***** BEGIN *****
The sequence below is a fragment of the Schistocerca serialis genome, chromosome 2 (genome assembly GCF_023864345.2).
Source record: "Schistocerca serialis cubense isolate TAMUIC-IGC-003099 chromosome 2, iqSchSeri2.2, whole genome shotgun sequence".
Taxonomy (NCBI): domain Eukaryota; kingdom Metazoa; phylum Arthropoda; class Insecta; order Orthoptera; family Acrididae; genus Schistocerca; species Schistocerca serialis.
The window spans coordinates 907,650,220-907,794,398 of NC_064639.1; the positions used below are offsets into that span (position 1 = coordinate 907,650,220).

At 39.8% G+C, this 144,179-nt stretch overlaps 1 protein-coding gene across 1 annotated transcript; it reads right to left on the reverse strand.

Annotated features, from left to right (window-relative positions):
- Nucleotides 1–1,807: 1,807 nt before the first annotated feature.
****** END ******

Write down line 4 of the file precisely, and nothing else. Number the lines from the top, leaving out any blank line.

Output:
The window spans coordinates 907,650,220-907,794,398 of NC_064639.1; the positions used below are offsets into that span (position 1 = coordinate 907,650,220).